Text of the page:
Genital surgery isn't required for a man to be legally recognized as a woman, the Ontario Human Rights Tribunal says.
Under current law, anyone who wants a change in sex designation on his or her birth certificate must first produce a certificate signed by two medical practitioners affirming that "transsexual surgery" was carried out.
In a decision issued on April 11, the human rights tribunal said the Ontario government must now drop that requirement.
The government has 180 days to "revise the criteria for changing sex designation on a birth registration, up to the point of undue hardship, so as to remove the discriminatory effect of the current system on transgendered persons," wrote Sheri Price, a vice-chair for the tribunal.
The government is "reviewing the decision," said Ciaran Ganley, a spokesman for the Ontario Ministry of Government Services. He did not provide any further details.
The tribunal's decision stems from a complainant, referred to as XY, who had the testes removed in February 2008. The complainant successfully applied to have the gender designation on the birth certificate changed, despite still having a penis.
The province approved the complainant's application to officially make "female" the sex designation, because the two doctors who had signed the certificate found the procedure sufficiently satisfied the requirement for "transsexual surgery."
Lobby group 'thrilled' with ruling
The fact the government allowed the change of the sex designation to female despite the fact XY wasn't a woman anatomically "suggests that the change in sex designation is about changing the birth certificate to accord with something other than mere anatomical sex, namely a broader notion of sex which includes gender identity," Price wrote.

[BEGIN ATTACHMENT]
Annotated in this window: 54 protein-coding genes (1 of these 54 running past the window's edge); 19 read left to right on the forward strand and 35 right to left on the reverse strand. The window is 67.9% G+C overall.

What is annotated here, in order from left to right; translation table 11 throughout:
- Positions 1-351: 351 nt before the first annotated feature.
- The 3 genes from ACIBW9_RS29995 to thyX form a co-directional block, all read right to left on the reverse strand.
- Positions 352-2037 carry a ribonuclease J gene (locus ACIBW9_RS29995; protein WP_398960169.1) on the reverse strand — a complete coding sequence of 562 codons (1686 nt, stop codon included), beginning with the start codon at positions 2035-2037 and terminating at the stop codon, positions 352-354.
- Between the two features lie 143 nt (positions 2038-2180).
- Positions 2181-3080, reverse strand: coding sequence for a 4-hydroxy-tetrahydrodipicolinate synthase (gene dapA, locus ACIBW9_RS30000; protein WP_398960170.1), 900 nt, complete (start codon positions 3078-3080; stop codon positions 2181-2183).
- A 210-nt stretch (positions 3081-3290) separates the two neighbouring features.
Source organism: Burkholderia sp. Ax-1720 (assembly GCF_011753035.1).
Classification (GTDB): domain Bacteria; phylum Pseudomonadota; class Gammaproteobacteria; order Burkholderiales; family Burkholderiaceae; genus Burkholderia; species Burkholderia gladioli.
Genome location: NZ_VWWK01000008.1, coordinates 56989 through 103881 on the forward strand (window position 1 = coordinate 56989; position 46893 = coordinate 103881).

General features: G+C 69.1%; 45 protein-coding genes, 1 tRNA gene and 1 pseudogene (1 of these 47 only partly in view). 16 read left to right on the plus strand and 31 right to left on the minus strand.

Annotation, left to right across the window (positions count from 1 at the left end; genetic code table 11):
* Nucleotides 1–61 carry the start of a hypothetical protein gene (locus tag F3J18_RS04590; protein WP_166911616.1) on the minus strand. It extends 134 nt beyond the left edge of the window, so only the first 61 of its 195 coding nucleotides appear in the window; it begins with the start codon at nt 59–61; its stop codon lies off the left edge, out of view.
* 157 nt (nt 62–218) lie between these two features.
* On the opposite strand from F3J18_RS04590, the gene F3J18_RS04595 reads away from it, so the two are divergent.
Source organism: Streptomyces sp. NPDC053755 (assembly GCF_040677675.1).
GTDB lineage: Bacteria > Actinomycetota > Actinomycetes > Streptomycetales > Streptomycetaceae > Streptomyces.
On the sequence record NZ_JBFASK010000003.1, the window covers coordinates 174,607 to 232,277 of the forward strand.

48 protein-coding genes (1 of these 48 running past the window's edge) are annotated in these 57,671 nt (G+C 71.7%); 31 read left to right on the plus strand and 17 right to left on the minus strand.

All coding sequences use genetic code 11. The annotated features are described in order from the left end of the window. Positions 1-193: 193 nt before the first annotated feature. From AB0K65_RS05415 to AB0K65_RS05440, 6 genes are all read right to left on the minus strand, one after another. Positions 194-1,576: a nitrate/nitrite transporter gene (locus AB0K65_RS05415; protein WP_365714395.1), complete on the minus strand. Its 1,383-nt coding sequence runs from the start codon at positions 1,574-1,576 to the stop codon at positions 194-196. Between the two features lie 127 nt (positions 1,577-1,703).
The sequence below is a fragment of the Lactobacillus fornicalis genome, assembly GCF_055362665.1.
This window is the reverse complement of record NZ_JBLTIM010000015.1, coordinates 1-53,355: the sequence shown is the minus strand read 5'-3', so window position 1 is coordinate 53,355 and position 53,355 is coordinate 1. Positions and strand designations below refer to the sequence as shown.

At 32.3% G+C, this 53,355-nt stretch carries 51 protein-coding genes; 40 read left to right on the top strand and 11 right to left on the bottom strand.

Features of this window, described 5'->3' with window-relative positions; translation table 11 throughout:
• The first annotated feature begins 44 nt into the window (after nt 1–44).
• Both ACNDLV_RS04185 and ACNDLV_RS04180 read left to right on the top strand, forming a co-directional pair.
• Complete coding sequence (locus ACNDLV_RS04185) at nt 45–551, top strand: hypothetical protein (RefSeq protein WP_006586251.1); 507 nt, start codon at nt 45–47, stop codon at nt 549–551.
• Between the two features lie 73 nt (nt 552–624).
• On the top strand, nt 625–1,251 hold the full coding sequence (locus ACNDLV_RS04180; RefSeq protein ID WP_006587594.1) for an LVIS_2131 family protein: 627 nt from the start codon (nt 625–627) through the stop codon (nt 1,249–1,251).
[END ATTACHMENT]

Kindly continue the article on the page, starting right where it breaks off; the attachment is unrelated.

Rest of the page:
XY was angry that surgery was needed to be legally recognized as a woman, and contended current laws infringe on the right to equal treatment without discrimination. XY said the current practices discriminated against transgender people and there are less invasive ways to reflect the change.
Price concurred that the current laws resulted in "distinct and disadvantageous treatment" of the complainant.
The Toronto-based Trans Lobby Group said in a statement it was "thrilled" with the ruling.
"Requiring sexual reassignment surgery is differential treatment based upon a personal characteristic, that is, that trans people are treated differently, and face harassment and discrimination when their legal documents do not match how they present in their everyday lives." said Susan Gapka, chair of the Trans Lobby Group.